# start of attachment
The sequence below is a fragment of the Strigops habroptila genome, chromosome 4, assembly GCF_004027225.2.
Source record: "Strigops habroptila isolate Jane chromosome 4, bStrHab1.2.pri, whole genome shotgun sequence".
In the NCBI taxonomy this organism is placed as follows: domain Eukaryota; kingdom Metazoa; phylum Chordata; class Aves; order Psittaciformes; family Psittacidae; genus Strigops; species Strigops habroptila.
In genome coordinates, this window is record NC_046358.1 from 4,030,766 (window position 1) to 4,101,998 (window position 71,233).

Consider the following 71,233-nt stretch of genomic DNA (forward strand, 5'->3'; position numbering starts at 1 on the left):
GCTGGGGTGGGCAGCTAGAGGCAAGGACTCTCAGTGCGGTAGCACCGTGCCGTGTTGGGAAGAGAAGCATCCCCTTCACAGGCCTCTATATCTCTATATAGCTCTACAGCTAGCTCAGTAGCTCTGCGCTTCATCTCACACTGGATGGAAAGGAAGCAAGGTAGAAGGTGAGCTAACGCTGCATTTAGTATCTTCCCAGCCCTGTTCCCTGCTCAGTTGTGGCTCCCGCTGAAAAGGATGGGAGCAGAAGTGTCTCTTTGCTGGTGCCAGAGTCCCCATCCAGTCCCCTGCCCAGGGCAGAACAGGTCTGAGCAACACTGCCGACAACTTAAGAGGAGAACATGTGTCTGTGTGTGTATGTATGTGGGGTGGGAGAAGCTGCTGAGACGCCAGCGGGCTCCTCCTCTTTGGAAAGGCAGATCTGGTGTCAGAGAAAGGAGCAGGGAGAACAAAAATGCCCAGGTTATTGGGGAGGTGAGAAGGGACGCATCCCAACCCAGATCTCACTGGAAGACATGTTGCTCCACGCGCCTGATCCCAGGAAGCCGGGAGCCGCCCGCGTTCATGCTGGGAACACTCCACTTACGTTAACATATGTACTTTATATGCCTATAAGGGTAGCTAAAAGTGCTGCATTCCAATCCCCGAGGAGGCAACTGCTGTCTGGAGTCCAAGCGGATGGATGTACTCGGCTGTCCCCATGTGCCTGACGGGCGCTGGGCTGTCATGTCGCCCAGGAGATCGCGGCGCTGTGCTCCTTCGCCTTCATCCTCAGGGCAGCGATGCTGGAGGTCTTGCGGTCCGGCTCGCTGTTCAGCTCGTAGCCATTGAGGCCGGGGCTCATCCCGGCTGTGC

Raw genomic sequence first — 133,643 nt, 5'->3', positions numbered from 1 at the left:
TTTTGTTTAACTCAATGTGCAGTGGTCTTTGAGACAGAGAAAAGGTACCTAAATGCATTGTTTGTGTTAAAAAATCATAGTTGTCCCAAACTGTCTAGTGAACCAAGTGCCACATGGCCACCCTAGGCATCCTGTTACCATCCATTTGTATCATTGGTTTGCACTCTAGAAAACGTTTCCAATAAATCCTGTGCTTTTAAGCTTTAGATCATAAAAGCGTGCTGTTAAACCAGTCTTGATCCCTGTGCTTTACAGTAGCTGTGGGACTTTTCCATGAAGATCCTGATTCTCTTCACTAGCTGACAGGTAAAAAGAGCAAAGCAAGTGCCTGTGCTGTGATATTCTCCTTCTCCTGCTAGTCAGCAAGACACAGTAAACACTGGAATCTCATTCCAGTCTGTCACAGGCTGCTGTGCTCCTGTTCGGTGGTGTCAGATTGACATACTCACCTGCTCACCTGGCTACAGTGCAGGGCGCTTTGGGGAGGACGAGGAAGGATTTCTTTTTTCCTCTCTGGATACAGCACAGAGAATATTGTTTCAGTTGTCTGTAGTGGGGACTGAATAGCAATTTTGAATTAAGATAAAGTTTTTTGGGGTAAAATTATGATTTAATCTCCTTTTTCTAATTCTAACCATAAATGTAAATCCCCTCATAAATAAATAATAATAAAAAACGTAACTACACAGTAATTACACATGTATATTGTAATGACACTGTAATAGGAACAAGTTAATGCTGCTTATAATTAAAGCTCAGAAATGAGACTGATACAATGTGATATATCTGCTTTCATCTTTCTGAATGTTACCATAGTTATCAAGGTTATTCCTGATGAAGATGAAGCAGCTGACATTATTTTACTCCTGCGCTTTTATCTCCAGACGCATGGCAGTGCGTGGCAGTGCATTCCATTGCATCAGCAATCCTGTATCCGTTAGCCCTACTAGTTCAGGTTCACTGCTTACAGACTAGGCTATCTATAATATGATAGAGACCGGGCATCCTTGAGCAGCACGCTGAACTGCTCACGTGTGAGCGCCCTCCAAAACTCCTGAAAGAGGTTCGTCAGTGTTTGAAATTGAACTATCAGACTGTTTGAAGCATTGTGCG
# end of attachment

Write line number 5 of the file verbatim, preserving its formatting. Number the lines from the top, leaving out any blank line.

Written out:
Consider the following 71,233-nt stretch of genomic DNA (forward strand, 5'->3'; position numbering starts at 1 on the left):